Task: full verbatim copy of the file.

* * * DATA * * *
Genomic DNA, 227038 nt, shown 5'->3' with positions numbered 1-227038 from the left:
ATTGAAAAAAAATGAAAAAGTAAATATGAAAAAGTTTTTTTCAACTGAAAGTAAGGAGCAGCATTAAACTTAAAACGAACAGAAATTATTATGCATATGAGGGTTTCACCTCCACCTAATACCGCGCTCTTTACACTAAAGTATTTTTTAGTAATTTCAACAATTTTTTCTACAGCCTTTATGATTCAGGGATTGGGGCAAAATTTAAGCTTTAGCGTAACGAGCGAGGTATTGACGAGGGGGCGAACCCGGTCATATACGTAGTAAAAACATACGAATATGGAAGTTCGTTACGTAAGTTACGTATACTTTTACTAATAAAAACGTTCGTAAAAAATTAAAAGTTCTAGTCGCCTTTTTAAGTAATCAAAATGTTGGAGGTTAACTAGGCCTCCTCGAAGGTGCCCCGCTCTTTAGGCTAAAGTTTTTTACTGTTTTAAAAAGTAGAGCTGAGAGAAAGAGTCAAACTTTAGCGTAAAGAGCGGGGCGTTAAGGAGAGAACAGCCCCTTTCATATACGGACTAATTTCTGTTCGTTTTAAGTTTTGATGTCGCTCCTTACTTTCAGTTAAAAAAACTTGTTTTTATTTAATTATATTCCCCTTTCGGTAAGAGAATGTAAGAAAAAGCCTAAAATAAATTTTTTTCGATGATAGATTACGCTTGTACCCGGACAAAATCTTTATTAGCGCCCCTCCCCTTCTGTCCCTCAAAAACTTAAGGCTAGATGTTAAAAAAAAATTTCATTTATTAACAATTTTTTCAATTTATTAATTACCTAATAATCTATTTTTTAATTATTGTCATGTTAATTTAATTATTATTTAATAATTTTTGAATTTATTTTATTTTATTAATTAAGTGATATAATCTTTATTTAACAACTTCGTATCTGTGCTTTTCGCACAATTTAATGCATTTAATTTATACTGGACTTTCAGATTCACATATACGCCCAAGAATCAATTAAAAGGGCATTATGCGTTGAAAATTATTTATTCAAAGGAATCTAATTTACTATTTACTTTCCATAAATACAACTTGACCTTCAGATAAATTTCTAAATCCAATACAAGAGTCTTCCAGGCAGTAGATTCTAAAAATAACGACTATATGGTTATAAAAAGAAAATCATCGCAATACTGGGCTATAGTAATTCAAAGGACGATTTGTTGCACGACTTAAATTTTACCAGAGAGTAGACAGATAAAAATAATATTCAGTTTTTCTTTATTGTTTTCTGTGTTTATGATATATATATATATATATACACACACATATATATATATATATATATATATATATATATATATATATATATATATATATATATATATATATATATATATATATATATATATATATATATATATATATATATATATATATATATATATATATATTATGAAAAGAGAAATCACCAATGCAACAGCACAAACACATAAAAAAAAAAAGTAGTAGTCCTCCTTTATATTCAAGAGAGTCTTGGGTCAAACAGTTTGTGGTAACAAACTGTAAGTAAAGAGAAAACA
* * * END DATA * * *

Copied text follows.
Genomic DNA, 227038 nt, shown 5'->3' with positions numbered 1-227038 from the left:
ATTGAAAAAAAATGAAAAAGTAAATATGAAAAAGTTTTTTTCAACTGAAAGTAAGGAGCAGCATTAAACTTAAAACGAACAGAAATTATTATGCATATGAGGGTTTCACCTCCACCTAATACCGCGCTCTTTACACTAAAGTATTTTTTAGTAATTTCAACAATTTTTTCTACAGCCTTTATGATTCAGGGATTGGGGCAAAATTTAAGCTTTAGCGTAACGAGCGAGGTATTGACGAGGGGGCGAACCCGGTCATATACGTAGTAAAAACATACGAATATGGAAGTTCGTTACGTAAGTTACGTATACTTTTACTAATAAAAACGTTCGTAAAAAATTAAAAGTTCTAGTCGCCTTTTTAAGTAATCAAAATGTTGGAGGTTAACTAGGCCTCCTCGAAGGTGCCCCGCTCTTTAGGCTAAAGTTTTTTACTGTTTTAAAAAGTAGAGCTGAGAGAAAGAGTCAAACTTTAGCGTAAAGAGCGGGGCGTTAAGGAGAGAACAGCCCCTTTCATATACGGACTAATTTCTGTTCGTTTTAAGTTTTGATGTCGCTCCTTACTTTCAGTTAAAAAAACTTGTTTTTATTTAATTATATTCCCCTTTCGGTAAGAGAATGTAAGAAAAAGCCTAAAATAAATTTTTTTCGATGATAGATTACGCTTGTACCCGGACAAAATCTTTATTAGCGCCCCTCCCCTTCTGTCCCTCAAAAACTTAAGGCTAGATGTTAAAAAAAAATTTCATTTATTAACAATTTTTTCAATTTATTAATTACCTAATAATCTATTTTTTAATTATTGTCATGTTAATTTAATTATTATTTAATAATTTTTGAATTTATTTTATTTTATTAATTAAGTGATATAATCTTTATTTAACAACTTCGTATCTGTGCTTTTCGCACAATTTAATGCATTTAATTTATACTGGACTTTCAGATTCACATATACGCCCAAGAATCAATTAAAAGGGCATTATGCGTTGAAAATTATTTATTCAAAGGAATCTAATTTACTATTTACTTTCCATAAATACAACTTGACCTTCAGATAAATTTCTAAATCCAATACAAGAGTCTTCCAGGCAGTAGATTCTAAAAATAACGACTATATGGTTATAAAAAGAAAATCATCGCAATACTGGGCTATAGTAATTCAAAGGACGATTTGTTGCACGACTTAAATTTTACCAGAGAGTAGACAGATAAAAATAATATTCAGTTTTTCTTTATTGTTTTCTGTGTTTATGATATATATATATATATATACACACACATATATATATATATATATATATATATATATATATATATATATATATATATATATATATATATATATATATATATATATATATATATATATATATATATATATATATATATATATATATATATATATTATGAAAAGAGAAATCACCAATGCAACAGCACAAACACATAAAAAAAAAAAGTAGTAGTCCTCCTTTATATTCAAGAGAGTCTTGGGTCAAACAGTTTGTGGTAACAAACTGTAAGTAAAGAGAAAACA